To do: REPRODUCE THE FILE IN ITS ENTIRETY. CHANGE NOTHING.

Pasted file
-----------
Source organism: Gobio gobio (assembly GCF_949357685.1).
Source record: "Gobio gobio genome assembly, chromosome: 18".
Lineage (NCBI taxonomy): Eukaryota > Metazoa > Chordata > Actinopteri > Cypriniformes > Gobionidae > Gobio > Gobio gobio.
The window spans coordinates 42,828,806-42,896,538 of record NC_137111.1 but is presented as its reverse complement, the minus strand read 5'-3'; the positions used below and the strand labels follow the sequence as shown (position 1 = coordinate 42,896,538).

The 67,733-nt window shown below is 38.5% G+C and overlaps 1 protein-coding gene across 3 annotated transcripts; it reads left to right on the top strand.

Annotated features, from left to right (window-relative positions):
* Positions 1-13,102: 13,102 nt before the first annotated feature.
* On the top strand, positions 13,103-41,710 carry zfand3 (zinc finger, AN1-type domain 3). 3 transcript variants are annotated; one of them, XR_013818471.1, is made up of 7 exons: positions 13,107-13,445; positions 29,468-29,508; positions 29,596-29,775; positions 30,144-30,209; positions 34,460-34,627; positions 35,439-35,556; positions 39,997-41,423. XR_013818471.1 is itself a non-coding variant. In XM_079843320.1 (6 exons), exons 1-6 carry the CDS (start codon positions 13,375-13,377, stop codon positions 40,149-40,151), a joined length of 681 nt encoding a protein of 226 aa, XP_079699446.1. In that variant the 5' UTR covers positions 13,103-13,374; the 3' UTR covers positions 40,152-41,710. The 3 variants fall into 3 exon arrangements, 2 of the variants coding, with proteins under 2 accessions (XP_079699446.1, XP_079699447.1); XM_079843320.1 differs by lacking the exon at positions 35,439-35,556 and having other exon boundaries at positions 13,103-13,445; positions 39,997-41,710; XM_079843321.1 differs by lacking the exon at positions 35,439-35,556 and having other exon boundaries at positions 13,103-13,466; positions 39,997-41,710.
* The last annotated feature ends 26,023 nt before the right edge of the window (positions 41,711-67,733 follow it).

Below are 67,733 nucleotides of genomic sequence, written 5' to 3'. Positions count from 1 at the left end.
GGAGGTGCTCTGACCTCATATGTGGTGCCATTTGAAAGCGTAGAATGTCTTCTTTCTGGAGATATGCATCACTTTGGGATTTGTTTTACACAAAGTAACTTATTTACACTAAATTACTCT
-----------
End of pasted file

Source organism: Gobio gobio (assembly GCF_949357685.1).
Source record: "Gobio gobio genome assembly, chromosome: 18".
Lineage (NCBI taxonomy): Eukaryota > Metazoa > Chordata > Actinopteri > Cypriniformes > Gobionidae > Gobio > Gobio gobio.
The window spans coordinates 42,828,806-42,896,538 of record NC_137111.1 but is presented as its reverse complement, the minus strand read 5'-3'; the positions used below and the strand labels follow the sequence as shown (position 1 = coordinate 42,896,538).

The 67,733-nt window shown below is 38.5% G+C and overlaps 1 protein-coding gene across 3 annotated transcripts; it reads left to right on the top strand.

Annotated features, from left to right (window-relative positions):
* Positions 1-13,102: 13,102 nt before the first annotated feature.
* On the top strand, positions 13,103-41,710 carry zfand3 (zinc finger, AN1-type domain 3). 3 transcript variants are annotated; one of them, XR_013818471.1, is made up of 7 exons: positions 13,107-13,445; positions 29,468-29,508; positions 29,596-29,775; positions 30,144-30,209; positions 34,460-34,627; positions 35,439-35,556; positions 39,997-41,423. XR_013818471.1 is itself a non-coding variant. In XM_079843320.1 (6 exons), exons 1-6 carry the CDS (start codon positions 13,375-13,377, stop codon positions 40,149-40,151), a joined length of 681 nt encoding a protein of 226 aa, XP_079699446.1. In that variant the 5' UTR covers positions 13,103-13,374; the 3' UTR covers positions 40,152-41,710. The 3 variants fall into 3 exon arrangements, 2 of the variants coding, with proteins under 2 accessions (XP_079699446.1, XP_079699447.1); XM_079843320.1 differs by lacking the exon at positions 35,439-35,556 and having other exon boundaries at positions 13,103-13,445; positions 39,997-41,710; XM_079843321.1 differs by lacking the exon at positions 35,439-35,556 and having other exon boundaries at positions 13,103-13,466; positions 39,997-41,710.
* The last annotated feature ends 26,023 nt before the right edge of the window (positions 41,711-67,733 follow it).

Below are 67,733 nucleotides of genomic sequence, written 5' to 3'. Positions count from 1 at the left end.
GGAGGTGCTCTGACCTCATATGTGGTGCCATTTGAAAGCGTAGAATGTCTTCTTTCTGGAGATATGCATCACTTTGGGATTTGTTTTACACAAAGTAACTTATTTACACTAAATTACTCT